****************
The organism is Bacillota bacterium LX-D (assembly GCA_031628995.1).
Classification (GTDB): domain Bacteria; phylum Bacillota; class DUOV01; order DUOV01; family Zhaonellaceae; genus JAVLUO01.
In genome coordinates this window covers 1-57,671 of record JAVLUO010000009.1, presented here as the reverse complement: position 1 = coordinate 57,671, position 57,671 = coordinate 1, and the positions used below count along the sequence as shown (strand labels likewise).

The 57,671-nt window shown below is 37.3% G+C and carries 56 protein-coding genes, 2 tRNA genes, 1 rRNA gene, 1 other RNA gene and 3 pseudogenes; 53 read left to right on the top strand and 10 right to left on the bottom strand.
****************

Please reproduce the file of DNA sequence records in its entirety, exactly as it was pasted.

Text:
The organism is Bacillota bacterium LX-D (assembly GCA_031628995.1).
Classification (GTDB): domain Bacteria; phylum Bacillota; class DUOV01; order DUOV01; family Zhaonellaceae; genus JAVLUO01.
In genome coordinates this window covers 1-57,671 of record JAVLUO010000009.1, presented here as the reverse complement: position 1 = coordinate 57,671, position 57,671 = coordinate 1, and the positions used below count along the sequence as shown (strand labels likewise).

The 57,671-nt window shown below is 37.3% G+C and carries 56 protein-coding genes, 2 tRNA genes, 1 rRNA gene, 1 other RNA gene and 3 pseudogenes; 53 read left to right on the top strand and 10 right to left on the bottom strand.